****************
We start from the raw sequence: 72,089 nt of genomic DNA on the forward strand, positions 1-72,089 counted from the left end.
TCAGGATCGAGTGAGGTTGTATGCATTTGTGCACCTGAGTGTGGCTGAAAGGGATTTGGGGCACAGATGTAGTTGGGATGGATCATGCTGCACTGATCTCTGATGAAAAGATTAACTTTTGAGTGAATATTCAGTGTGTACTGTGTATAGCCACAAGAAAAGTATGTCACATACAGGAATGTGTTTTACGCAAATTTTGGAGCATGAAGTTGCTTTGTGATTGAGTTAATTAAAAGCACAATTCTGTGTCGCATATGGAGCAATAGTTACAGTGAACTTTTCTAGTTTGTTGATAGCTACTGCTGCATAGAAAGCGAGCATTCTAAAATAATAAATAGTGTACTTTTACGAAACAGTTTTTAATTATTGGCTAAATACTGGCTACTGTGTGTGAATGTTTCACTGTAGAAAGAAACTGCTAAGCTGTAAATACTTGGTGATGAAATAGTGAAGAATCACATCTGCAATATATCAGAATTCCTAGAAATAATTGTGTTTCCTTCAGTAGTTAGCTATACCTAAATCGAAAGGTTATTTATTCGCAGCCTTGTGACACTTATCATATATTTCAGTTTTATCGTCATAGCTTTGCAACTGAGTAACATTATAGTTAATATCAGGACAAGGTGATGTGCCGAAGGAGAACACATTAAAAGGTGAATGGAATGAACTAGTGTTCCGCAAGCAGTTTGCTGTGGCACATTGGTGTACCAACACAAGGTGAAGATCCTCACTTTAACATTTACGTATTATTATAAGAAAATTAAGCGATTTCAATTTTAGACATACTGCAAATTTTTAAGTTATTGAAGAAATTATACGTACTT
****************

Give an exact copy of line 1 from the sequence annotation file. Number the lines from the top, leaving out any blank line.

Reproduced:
We start from the raw sequence: 72,089 nt of genomic DNA on the forward strand, positions 1-72,089 counted from the left end.